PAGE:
I simply don’t know enough about hockey to offer a valid opinion one way or the other, but I can say that arguments in favour of French-speaking coaches are a little more valid than those dismissing them for being prejudiced would have us believe.

I remember back to last off season during the Toronto Blue Jays managerial search. A lot of emphasis was put on the mock press conferences on which the prospective managers were judged. I understand why. Sports franchises are businesses, and while it’s not nearly as important as a team’s wins and losses, having an articulate spokesperson representing your business is vital. In the modern game, this is simply part of the manager’s/coach’s job description.

Comments (6)

  1. I’m sorry, you lost me at “It’s not so much about baseball as it is about hockey”

    All kidding aside, is there a similarly-minded modern statistical analysis crowd for hockey? I know there is for football and basketball, but I’ve never heard much about hockey in that way.

    The ridiculousness of claiming some kind of reverse-prejudice here on the part of the media pundits is amazing to me; especially coming from analysts of a team with P.K. Subban on it and all the racist drivel thrown at him from the media.

    • There is. Corsi ratings, Defensive/Offensive zone starts. Advanced Plus/Minus…there’s a bunch of advanced statistics. It’s just harder to sift through the crap like Cherry over in hockey than it is in baseball. Though we do have our anti-Sabremetrics over here too.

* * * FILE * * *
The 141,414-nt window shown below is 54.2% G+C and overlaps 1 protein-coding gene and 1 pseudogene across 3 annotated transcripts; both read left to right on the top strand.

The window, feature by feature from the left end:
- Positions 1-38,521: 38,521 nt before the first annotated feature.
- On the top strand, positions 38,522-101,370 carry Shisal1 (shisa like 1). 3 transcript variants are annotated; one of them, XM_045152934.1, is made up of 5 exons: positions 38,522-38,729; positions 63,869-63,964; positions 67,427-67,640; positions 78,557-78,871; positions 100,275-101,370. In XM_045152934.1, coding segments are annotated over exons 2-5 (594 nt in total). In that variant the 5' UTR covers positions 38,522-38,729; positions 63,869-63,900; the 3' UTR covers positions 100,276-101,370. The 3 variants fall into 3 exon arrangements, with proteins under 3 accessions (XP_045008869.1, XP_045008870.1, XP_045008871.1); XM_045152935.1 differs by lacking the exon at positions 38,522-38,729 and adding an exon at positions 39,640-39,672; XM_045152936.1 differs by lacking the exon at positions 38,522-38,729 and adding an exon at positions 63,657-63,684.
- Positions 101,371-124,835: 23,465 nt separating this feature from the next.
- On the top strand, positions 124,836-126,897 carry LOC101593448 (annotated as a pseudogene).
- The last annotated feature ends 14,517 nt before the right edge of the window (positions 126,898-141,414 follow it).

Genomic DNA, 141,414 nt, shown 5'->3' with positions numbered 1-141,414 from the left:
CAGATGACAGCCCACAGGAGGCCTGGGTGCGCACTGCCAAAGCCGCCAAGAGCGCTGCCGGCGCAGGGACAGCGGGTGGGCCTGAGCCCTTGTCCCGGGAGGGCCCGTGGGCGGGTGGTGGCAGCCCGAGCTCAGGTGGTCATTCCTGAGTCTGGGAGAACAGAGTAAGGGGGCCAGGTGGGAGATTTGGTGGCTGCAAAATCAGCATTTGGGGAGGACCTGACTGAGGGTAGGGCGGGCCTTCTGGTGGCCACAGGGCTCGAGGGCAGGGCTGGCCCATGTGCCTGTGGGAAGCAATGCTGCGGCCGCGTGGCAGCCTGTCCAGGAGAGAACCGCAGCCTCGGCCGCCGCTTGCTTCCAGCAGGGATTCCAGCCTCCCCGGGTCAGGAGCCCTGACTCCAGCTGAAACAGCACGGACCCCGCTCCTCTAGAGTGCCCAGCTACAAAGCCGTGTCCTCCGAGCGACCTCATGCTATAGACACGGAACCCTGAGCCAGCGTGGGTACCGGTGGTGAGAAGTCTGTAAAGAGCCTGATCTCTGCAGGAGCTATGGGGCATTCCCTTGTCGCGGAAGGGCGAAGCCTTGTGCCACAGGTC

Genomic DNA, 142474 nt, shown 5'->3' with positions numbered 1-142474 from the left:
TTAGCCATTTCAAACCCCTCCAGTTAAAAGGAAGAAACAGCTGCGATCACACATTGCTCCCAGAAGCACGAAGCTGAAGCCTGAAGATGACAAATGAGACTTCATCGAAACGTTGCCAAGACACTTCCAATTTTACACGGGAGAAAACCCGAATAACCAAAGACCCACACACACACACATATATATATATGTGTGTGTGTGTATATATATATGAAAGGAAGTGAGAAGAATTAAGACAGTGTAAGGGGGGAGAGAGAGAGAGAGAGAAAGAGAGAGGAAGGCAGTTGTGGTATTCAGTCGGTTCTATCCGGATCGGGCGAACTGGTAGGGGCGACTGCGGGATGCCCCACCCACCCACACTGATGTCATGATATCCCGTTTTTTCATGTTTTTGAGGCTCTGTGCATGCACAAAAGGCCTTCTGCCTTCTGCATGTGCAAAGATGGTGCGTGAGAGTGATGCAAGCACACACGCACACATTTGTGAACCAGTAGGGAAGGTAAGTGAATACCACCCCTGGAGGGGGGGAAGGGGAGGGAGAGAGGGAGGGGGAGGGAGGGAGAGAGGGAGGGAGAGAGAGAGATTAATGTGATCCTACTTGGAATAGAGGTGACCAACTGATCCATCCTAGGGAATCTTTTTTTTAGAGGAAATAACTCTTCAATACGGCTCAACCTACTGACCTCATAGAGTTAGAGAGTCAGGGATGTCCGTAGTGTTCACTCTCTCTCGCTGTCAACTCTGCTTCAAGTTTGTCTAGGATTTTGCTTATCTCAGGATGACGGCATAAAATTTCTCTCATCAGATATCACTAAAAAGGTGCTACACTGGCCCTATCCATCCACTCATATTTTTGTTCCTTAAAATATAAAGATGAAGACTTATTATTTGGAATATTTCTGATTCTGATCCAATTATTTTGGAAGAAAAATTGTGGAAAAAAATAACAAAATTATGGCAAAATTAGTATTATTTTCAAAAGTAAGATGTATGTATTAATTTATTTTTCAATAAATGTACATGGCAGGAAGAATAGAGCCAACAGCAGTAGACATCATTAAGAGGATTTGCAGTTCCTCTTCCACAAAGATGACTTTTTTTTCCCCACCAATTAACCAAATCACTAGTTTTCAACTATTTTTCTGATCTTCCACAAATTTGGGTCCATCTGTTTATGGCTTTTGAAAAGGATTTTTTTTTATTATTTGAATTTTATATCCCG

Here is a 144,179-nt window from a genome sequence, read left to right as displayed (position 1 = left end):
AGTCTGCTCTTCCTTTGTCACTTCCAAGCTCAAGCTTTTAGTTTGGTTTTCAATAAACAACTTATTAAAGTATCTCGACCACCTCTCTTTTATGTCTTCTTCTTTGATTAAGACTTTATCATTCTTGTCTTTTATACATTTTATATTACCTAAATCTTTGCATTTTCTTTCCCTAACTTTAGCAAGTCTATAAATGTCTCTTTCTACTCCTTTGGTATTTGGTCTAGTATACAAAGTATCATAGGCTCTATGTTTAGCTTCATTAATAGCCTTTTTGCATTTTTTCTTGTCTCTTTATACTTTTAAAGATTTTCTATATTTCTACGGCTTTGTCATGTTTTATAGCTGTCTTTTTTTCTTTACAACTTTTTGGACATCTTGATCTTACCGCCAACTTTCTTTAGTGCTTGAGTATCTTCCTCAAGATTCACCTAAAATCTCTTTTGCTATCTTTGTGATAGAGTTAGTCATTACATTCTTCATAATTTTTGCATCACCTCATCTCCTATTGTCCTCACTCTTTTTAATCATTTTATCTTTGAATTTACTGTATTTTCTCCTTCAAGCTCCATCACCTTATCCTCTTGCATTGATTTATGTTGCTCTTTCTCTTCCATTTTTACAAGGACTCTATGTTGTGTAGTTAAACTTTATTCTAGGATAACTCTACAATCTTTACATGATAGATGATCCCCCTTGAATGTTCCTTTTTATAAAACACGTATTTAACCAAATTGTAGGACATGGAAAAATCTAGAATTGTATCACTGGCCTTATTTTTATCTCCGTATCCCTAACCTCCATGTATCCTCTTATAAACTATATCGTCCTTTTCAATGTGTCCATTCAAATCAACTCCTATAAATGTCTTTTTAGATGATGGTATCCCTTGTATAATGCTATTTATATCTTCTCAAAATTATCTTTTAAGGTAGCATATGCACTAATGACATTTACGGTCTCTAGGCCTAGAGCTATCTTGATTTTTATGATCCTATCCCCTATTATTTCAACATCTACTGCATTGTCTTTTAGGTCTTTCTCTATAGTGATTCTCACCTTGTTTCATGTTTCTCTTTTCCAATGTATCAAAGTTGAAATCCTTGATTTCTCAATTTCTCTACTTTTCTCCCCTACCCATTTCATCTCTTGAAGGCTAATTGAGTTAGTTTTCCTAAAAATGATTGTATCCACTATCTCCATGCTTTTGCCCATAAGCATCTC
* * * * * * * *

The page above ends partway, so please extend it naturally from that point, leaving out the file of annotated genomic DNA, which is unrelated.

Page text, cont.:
2. It’s harder to statistically analyze hockey than it is to analyze baseball, because of how continuous the flow of a hockey game is, as opposed to the rather discrete nature of baseball, but I would assume that there is a small contingent who are looking at the game in that way.

    Not many, though, I’d believe. I guess we could rank defensemen on their ability to get shots through traffic (51%?! Damn, he sure does get those shots to the net), study a goalie’s tendancy to give up goals high glove-side (apparently roughly half the goals that Roberto Luongo gives up when he’s going poorly are high glove), look at how wingers and d-men fare playing on their off-wing or off-side (it’s just like switch-hitting! Except it’s not, really), or how different shooting percentages are for lefties/righties against left/right-handed goaltenders, in different spots. I mean, it’s doable, I suppose, but we’d need the stats to do it, and while we have results-based stats, we don’t necessarily have access to the process-based stats.

    Makes me want to become a statistician and work on this. Sort of, not quite.

  3. Montreal sports press is like Boston/NYC sports press: rabid and in your face. And since they don’t have a baseball/basketball team to cover, the HABS are pretty much the only game in town (province). With a huge hockey-loving Francophone population on a constant language warpath, I’m astonished that they would even think of getting a coach who doesn’t speak French.

  4. I think Hockey is more of a team game, whereas Baseball seems to be a series of one on one battles with an agregate result of win/lose. In Hockey, you need to be coached on how to play both with and without the puck. Baseball is fairly static. Your coach has plenty of time to tell you when and where to change position. When you factor in special teams it takes it to a whole other level. Successful teams can often be seperated from weak teams by their special teams play (PK/PP). Therefore, that being said, I think a hockey coach has a far greater outcome on the game.